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You have career goals, and we want to help you reach them. Step one: identify what makes you a great candidate for a job or internship. Step two: learn how to share that information. Step three: succeed. Okay, so it’s not quite that easy. But it is easy to get started. Check out our how-to advice and while you’re at it, learn about everything ASU’s career center can help you with. We’re all rooting for you!
Showcasing your skills is a great way to highlight specific areas you excel in, especially if you don’t have direct job experience yet. Here’s the place to include your high-level of organization that you learned from being a busy college student. Just make sure you understand how your skills relate to a job. It’s one thing to know you’re good at planning out your study schedule, but it’s another to understand how a manager will see those skills as useful to their organization.
It’s the bulk of traditional resumes and the section that allows you to really show the meat of what you’ve accomplished. Remember that “experience” doesn’t always have to be paid positions you’ve held. It can come from volunteering, side hustles, student group roles, athletics and more. Check out this list of ways to gain meaningful experience that could help you land a job.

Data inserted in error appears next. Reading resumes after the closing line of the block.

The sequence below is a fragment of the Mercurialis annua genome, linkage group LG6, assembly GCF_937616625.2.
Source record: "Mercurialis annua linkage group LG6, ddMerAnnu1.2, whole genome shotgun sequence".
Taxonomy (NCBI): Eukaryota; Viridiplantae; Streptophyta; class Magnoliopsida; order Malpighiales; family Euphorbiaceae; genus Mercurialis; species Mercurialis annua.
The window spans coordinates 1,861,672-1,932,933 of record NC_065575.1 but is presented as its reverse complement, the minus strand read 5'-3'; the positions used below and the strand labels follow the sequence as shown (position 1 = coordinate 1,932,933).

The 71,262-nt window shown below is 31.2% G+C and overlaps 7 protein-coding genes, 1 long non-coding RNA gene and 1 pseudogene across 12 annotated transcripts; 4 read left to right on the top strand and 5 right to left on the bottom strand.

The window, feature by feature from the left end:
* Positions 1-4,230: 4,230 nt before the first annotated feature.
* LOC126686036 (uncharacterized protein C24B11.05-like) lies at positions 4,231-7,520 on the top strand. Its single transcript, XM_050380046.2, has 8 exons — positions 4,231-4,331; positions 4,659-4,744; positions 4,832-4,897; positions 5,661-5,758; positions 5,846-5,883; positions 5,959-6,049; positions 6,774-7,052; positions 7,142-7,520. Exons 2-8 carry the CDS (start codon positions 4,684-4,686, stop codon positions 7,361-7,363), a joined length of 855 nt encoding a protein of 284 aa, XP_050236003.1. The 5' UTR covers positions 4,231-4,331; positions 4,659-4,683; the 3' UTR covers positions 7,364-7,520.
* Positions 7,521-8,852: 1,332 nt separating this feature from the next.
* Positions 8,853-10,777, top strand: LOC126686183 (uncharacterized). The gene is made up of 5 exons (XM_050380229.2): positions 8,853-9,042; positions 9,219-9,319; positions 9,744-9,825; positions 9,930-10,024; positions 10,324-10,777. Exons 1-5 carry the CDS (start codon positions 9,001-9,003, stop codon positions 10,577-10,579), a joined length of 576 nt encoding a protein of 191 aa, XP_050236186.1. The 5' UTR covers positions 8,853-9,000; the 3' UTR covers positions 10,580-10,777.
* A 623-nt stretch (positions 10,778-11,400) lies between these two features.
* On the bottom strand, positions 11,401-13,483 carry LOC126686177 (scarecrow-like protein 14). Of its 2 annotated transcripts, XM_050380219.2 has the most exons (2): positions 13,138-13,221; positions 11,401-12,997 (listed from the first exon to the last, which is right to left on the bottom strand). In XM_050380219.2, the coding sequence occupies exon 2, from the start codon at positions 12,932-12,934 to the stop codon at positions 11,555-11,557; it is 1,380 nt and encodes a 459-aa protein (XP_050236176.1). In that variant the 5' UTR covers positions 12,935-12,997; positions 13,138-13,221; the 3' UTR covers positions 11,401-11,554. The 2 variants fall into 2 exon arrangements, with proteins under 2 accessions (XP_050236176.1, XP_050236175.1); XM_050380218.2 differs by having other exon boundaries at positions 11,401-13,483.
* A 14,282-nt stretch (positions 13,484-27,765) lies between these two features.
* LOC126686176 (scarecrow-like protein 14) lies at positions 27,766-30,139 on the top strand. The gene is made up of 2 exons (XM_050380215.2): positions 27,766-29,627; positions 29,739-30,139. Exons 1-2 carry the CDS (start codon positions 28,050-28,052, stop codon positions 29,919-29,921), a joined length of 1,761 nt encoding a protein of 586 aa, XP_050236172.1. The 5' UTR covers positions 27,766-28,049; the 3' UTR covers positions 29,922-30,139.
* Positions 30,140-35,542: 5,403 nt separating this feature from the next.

You’re in college to learn and gain experiences that will help you reach your goals. Having a plan and executing it is an important skill, and by being in college, you’re on your way to executing a four- (or more) year plan. There are many things you learn in classes that can be used to highlight your skills as well — think group project skills like leadership and collaboration, public speaking and presentation delivery, and outcomes from assignments you’re proud of. Any professor can tell you that you’re learning real stuff here — use it.
Before making any big leaps into your experience, think about who you’re trying to appeal to. If it’s a specific company or interest area, do some research. Meet with a career advisor to discuss your goals and what employers are looking for. Then cater your resume and talking points to match. Knowing what a hiring manager is looking for can help you highlight those skills if you have them, instead of focusing on something else that may not be as important to them.
Lastly, focus on sharing your experience with anyone who asks. Here’s where it’s good to cover things in a more general way. Practice your elevator speech (a 30-second pitch about you and your experience and skills that could be said on a short elevator ride) on friends, mentors and again, your career advisor. Take their constructive feedback to help you improve, and once you have it down, start sharing it with people you meet — maybe even on an elevator.
Sun Devils turn to ASU Adulting 101 to learn (some of) the things not taught in class. Not sure about how to do something? Need to connect with an expert? We got you.